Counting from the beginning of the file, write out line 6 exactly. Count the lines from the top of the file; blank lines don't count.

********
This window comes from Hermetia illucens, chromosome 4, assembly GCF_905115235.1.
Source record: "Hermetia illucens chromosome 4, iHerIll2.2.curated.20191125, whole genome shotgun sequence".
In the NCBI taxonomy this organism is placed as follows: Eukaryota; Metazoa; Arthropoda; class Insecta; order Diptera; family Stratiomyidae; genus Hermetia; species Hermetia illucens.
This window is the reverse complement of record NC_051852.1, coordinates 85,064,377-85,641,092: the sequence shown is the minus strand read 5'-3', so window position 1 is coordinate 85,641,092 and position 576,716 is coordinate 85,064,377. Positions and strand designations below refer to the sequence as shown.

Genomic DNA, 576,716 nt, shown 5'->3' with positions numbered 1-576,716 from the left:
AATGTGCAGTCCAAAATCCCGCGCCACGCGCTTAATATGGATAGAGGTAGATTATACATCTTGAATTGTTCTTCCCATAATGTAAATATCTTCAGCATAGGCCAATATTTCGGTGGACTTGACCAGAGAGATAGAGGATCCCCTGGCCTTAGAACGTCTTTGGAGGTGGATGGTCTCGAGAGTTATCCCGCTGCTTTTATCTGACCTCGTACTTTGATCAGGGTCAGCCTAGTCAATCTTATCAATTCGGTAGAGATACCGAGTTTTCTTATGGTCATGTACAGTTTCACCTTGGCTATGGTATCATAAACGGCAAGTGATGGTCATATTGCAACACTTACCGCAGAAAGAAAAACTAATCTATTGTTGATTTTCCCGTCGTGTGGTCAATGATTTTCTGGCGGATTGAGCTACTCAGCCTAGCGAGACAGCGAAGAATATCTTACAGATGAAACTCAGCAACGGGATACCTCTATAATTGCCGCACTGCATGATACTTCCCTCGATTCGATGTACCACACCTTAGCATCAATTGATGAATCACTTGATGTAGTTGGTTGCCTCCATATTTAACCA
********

AATGTGCAGTCCAAAATCCCGCGCCACGCGCTTAATATGGATAGAGGTAGATTATACATCTTGAATTGTTCTTCCCATAATGTAAATATCTTCAGCATAGGCCAATATTTCGGTGGACTTGACCAGAGAGATAGAGGATCCCCTGGCCTTAGAACGTCTTTGGAGGTGGATGGTCTCGAGAGTTATCCCGCTGCTTTTATCTGACCTCGTACTTTGATCAGGGTCAGCCTAGTCAATCTTATCAATTCGGTAGAGATACCGAGTTTTCTTATGGTCATGTACAGTTTCACCTTGGCTATGGTATCATAAACGGCAAGTGATGGTCATATTGCAACACTTACCGCAGAAAGAAAAACTAATCTATTGTTGATTTTCCCGTCGTGTGGTCAATGATTTTCTGGCGGATTGAGCTACTCAGCCTAGCGAGACAGCGAAGAATATCTTACAGATGAAACTCAGCAACGGGATACCTCTATAATTGCCGCACTGCATGATACTTCCCTCGATTCGATGTACCACACCTTAGCATCAATTGATGAATCACTTGATGTAGTTGGTTGCCTCCATATTTAACCA